Increasing pressures are resulting in NHS Trusts facing the choice of maintaining a focus on performance or prioritising the quality of patient care.
A survey of finance leads from clinical commissioning groups and trust finance directors by the King’s Fund’s reveals the financial pressures that trusts are facing. The NHS will struggle to meet its target of delivering £20 billion in productivity improvements by 2015. Only 10 per cent of NHS finance directors surveyed rated the chances of meeting the target as better than 50/50. The majority, 56 per cent, identified a high or very high risk that the target will not be met, while a third, 34 per cent, rated the likelihood of success as 50/50.
The survey highlights the growing pressures on NHS providers. Only a third of trusts surveyed expect to meet their cost improvement targets for 2013/14 – a sharp fall on the same quarter last year when nearly three-quarters were confident of meeting their targets. Commissioners are more optimistic, with 72 per cent of CCG finance leads expecting to meet their organisation’s targets.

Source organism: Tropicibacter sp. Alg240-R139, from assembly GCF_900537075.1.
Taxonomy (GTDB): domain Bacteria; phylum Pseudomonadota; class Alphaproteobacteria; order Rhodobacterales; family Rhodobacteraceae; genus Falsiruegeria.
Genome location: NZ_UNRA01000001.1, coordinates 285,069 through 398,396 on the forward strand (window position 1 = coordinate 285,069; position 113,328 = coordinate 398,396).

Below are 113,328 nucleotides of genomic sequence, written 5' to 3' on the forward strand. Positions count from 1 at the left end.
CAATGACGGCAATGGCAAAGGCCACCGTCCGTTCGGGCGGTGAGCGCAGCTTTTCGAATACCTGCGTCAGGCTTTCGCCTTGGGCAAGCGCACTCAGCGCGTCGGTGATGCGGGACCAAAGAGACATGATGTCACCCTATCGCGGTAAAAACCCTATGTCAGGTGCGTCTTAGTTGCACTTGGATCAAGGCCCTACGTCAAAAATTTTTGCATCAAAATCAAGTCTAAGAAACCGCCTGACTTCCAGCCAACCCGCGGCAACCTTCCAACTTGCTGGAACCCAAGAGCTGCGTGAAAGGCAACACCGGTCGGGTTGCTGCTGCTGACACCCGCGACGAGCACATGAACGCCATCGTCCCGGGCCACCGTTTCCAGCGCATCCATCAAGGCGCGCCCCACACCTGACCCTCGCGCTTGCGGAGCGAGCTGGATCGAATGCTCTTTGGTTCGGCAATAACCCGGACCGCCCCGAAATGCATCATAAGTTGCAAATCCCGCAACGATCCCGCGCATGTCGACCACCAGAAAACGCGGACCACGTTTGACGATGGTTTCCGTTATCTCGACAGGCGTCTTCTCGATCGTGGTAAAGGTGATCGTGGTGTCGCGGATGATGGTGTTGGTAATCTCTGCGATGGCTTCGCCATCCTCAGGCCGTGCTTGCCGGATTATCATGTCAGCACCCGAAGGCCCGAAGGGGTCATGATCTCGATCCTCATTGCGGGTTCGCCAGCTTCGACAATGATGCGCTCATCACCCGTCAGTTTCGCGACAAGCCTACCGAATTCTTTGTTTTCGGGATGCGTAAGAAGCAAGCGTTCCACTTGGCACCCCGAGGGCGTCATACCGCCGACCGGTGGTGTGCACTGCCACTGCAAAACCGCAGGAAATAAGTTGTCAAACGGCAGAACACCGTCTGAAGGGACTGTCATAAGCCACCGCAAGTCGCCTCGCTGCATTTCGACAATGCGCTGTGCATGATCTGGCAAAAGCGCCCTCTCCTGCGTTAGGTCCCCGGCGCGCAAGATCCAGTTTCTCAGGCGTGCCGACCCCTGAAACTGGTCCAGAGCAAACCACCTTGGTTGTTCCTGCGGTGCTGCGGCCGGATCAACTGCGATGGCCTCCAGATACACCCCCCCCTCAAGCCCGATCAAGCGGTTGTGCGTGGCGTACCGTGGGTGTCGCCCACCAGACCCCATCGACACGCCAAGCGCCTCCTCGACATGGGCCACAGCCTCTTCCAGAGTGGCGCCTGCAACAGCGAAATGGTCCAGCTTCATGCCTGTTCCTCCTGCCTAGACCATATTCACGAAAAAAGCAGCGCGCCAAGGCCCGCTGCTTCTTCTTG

Analysis of NHS performance data for the first quarter of 2013/14 shows most indicators are broadly stable, although A&E waiting times remain comparatively high. Over the quarter, 241,000 patients (4.3 per cent) spent four hours or more in A&E; although this is back within target range, it is the highest level for this quarter since 2004. With 61 hospitals breaching the government’s target, this reinforces the challenge the NHS faces in managing pressures in A&E over the coming winter, despite the new funding announced last week by the Secretary of State.
Professor John Appleby, Chief Economist at The King’s Fund said: ‘The findings from our survey of finance directors have become significantly more pessimistic over the past 12 months, reflecting the growing pressures on the NHS. Now just over half way through the so-called Nicholson Challenge, it is clear the NHS will struggle to meet its £20 billion productivity target, with potentially serious consequences for patient care. The reality for many hospitals is that they face an uncomfortable choice between whether to prioritise the quality of services for patients or allow performance in some areas to slip in order to balance the books.’